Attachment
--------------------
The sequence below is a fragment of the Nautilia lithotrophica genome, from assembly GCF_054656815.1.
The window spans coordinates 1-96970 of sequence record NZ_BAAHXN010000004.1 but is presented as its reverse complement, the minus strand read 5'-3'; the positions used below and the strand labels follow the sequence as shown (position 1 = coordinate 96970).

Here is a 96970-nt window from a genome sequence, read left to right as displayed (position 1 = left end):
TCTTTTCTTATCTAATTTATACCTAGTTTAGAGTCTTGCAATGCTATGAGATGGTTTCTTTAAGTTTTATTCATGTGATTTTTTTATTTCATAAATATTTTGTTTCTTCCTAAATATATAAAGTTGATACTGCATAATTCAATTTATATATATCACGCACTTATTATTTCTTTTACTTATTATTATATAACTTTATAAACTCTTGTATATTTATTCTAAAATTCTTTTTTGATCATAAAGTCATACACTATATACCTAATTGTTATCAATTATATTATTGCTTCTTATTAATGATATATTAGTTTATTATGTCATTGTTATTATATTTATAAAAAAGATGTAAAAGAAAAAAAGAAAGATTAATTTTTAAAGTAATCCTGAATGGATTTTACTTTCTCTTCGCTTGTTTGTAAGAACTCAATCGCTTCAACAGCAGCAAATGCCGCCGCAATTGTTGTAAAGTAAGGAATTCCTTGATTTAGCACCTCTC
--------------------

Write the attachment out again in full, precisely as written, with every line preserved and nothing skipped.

The sequence below is a fragment of the Nautilia lithotrophica genome, from assembly GCF_054656815.1.
The window spans coordinates 1-96970 of sequence record NZ_BAAHXN010000004.1 but is presented as its reverse complement, the minus strand read 5'-3'; the positions used below and the strand labels follow the sequence as shown (position 1 = coordinate 96970).

Here is a 96970-nt window from a genome sequence, read left to right as displayed (position 1 = left end):
TCTTTTCTTATCTAATTTATACCTAGTTTAGAGTCTTGCAATGCTATGAGATGGTTTCTTTAAGTTTTATTCATGTGATTTTTTTATTTCATAAATATTTTGTTTCTTCCTAAATATATAAAGTTGATACTGCATAATTCAATTTATATATATCACGCACTTATTATTTCTTTTACTTATTATTATATAACTTTATAAACTCTTGTATATTTATTCTAAAATTCTTTTTTGATCATAAAGTCATACACTATATACCTAATTGTTATCAATTATATTATTGCTTCTTATTAATGATATATTAGTTTATTATGTCATTGTTATTATATTTATAAAAAAGATGTAAAAGAAAAAAAGAAAGATTAATTTTTAAAGTAATCCTGAATGGATTTTACTTTCTCTTCGCTTGTTTGTAAGAACTCAATCGCTTCAACAGCAGCAAATGCCGCCGCAATTGTTGTAAAGTAAGGAATTCCTTGATTTAGCACCTCTC